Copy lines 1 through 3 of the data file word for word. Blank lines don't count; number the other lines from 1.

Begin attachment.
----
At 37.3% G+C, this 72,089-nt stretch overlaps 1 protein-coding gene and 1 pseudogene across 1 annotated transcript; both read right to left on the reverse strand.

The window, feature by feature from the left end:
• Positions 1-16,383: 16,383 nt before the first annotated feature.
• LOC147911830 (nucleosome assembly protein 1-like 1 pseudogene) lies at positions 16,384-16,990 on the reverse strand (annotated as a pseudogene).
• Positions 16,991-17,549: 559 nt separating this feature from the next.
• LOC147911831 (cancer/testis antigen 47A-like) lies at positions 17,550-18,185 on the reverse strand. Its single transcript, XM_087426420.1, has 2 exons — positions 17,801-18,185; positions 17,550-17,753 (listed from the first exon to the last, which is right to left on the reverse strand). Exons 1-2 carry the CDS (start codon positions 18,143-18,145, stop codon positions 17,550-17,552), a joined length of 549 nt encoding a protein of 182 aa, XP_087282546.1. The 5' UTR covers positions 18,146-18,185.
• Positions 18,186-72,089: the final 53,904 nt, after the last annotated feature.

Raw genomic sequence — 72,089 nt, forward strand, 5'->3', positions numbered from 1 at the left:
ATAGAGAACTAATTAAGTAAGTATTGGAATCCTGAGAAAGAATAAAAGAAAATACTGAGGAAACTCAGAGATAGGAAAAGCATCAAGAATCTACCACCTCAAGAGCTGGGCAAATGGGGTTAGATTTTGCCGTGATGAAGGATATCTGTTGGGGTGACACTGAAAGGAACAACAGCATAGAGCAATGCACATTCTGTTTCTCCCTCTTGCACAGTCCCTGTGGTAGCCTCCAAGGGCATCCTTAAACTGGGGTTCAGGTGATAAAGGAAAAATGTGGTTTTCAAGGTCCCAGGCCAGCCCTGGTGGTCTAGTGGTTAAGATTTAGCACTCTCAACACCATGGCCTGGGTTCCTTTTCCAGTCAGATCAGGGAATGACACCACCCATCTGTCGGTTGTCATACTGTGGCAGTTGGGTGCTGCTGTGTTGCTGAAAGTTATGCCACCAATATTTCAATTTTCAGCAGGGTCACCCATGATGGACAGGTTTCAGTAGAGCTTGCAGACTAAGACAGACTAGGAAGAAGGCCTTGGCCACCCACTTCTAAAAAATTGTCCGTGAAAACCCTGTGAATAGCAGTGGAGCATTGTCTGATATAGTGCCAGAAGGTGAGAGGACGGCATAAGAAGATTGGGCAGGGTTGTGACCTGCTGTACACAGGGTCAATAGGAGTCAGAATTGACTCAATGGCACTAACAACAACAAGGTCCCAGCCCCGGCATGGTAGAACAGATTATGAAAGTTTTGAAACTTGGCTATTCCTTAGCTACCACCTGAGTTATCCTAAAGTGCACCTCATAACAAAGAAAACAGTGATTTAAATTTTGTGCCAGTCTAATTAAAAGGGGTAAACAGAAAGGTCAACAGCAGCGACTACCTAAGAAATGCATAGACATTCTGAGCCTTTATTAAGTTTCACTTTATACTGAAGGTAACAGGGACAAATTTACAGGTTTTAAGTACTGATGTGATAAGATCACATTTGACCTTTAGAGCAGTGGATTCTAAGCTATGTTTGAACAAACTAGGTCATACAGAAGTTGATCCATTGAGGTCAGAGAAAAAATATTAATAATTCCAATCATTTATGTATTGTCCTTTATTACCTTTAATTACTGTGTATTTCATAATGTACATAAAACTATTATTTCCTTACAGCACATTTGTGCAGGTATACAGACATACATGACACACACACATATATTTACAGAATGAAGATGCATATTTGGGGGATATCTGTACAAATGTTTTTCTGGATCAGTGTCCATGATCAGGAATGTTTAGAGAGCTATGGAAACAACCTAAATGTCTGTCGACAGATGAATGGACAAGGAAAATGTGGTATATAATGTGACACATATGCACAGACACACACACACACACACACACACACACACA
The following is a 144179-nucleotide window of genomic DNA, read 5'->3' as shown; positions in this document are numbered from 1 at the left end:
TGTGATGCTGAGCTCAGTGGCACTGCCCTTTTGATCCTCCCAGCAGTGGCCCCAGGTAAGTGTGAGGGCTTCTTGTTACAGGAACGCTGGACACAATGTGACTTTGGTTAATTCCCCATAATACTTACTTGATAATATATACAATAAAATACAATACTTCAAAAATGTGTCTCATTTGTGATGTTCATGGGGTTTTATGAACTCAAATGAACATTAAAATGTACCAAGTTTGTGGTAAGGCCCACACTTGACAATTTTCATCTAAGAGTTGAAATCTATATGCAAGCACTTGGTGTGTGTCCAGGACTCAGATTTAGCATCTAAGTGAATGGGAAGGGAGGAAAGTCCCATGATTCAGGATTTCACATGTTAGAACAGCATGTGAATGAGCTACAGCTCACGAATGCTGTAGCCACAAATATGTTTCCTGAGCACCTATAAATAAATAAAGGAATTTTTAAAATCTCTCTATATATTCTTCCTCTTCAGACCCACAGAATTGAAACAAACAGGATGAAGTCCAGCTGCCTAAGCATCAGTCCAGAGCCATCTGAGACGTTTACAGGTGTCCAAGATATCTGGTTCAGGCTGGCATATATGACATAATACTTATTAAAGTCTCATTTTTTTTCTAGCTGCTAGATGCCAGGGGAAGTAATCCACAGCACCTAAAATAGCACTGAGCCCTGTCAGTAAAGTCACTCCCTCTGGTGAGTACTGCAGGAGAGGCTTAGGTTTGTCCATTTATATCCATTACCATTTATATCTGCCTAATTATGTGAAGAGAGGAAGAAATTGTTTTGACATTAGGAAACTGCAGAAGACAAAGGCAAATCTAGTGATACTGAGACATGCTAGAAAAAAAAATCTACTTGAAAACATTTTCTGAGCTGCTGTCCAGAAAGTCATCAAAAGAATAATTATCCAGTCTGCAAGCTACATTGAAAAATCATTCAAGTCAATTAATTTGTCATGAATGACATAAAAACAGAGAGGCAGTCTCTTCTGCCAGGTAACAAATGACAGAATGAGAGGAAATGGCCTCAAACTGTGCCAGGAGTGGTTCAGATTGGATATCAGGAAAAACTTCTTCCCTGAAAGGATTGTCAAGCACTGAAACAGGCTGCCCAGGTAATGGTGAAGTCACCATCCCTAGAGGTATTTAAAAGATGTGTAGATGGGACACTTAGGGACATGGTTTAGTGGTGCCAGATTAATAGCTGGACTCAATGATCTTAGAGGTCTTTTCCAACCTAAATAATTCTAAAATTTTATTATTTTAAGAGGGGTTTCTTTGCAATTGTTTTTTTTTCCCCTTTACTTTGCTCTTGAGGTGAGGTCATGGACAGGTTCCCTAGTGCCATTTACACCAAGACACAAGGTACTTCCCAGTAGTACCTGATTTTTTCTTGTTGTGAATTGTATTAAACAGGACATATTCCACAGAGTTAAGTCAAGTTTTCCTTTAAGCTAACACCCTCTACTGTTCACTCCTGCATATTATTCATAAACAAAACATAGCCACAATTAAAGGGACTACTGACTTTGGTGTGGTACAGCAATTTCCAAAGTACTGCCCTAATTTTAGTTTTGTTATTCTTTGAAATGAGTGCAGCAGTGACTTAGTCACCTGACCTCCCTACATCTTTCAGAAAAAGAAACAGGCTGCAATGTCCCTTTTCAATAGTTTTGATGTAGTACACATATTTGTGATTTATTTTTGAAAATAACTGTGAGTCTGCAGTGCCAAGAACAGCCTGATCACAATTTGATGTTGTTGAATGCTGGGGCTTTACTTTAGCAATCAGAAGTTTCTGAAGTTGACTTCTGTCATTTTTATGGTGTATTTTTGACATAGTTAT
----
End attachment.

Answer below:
At 37.3% G+C, this 72,089-nt stretch overlaps 1 protein-coding gene and 1 pseudogene across 1 annotated transcript; both read right to left on the reverse strand.

The window, feature by feature from the left end:
• Positions 1-16,383: 16,383 nt before the first annotated feature.